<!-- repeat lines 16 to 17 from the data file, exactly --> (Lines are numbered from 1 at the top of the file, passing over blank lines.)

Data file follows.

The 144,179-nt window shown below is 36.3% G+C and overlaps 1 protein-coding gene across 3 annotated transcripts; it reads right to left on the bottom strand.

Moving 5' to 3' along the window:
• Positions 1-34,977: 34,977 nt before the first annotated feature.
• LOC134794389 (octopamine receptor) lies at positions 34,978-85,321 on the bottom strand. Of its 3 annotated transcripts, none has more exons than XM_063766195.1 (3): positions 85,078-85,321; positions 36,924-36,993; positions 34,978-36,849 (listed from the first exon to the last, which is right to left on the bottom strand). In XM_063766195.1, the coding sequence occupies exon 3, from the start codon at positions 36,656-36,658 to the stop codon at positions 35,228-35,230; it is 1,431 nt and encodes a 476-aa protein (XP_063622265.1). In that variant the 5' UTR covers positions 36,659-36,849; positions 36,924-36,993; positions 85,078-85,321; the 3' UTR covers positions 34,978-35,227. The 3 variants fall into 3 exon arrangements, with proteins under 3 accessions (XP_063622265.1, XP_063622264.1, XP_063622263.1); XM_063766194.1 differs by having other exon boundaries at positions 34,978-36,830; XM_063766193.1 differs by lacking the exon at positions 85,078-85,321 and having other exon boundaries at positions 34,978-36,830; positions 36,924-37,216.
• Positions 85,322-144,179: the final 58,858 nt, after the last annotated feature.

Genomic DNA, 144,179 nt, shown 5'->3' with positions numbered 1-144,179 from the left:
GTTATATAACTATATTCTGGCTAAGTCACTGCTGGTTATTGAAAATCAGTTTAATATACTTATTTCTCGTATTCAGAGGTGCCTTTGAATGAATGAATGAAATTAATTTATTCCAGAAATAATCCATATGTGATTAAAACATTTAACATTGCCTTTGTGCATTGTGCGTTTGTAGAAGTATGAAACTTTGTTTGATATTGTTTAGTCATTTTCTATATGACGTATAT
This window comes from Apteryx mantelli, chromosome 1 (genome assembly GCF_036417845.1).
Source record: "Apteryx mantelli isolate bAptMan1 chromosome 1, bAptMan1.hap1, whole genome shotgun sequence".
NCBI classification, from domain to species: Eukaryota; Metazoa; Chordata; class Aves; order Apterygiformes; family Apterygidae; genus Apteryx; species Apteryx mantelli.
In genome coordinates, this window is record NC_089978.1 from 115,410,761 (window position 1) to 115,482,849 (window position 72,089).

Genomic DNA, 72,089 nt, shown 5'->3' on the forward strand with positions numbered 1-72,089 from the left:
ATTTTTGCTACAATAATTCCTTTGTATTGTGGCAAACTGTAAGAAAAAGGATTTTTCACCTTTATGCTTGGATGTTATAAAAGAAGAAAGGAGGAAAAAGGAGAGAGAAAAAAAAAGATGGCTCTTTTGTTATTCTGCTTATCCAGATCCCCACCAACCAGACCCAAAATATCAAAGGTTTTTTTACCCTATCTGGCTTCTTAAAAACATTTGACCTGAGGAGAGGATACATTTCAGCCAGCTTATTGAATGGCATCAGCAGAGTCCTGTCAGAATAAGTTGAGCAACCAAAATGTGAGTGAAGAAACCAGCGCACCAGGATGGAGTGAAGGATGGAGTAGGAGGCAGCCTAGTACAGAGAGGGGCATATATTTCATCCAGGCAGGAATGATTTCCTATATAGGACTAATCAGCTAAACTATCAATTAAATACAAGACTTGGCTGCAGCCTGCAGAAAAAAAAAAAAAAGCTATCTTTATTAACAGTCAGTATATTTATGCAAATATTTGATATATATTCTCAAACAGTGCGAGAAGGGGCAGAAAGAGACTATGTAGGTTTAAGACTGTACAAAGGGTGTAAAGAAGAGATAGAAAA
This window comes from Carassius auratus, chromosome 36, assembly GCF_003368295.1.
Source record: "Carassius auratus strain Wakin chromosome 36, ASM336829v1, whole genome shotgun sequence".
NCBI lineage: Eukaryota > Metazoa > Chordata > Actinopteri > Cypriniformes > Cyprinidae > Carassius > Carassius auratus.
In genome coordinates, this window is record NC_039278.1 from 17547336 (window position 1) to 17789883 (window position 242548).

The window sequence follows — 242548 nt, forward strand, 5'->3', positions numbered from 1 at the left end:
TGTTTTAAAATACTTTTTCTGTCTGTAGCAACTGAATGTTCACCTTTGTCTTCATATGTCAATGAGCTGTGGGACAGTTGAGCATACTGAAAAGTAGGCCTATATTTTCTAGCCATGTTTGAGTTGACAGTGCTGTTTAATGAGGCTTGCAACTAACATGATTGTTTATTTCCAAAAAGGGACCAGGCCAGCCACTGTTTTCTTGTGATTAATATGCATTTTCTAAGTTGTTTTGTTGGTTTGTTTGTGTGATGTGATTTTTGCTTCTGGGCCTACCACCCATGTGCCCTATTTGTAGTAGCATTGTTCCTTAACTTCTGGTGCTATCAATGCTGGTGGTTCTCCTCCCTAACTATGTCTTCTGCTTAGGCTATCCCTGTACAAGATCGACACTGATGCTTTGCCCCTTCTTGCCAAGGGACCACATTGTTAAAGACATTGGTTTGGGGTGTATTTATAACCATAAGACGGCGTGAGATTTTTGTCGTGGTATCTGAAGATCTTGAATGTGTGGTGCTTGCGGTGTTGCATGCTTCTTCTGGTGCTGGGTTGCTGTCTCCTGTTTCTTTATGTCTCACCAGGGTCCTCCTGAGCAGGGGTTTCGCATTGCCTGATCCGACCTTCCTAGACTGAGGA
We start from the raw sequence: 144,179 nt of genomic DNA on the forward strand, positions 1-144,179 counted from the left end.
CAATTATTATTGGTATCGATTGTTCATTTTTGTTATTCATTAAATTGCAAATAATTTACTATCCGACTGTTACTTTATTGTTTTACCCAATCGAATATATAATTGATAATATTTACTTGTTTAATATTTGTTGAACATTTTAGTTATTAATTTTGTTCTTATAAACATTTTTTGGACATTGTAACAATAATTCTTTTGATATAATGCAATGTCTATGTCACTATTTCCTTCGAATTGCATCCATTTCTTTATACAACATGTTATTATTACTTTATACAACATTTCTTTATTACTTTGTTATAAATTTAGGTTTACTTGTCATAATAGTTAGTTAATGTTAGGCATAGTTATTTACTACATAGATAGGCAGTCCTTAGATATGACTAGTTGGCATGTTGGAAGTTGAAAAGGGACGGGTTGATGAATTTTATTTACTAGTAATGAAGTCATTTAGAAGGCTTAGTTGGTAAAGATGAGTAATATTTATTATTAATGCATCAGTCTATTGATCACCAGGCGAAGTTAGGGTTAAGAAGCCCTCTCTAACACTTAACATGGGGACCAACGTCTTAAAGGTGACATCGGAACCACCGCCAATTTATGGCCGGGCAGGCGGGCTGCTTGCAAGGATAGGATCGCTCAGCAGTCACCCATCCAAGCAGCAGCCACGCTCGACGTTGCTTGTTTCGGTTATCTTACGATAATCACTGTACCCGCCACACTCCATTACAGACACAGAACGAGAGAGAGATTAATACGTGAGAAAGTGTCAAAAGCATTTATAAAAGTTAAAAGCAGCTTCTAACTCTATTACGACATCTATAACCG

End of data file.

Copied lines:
NCBI lineage: Eukaryota > Metazoa > Chordata > Actinopteri > Cypriniformes > Cyprinidae > Carassius > Carassius auratus.
In genome coordinates, this window is record NC_039278.1 from 17547336 (window position 1) to 17789883 (window position 242548).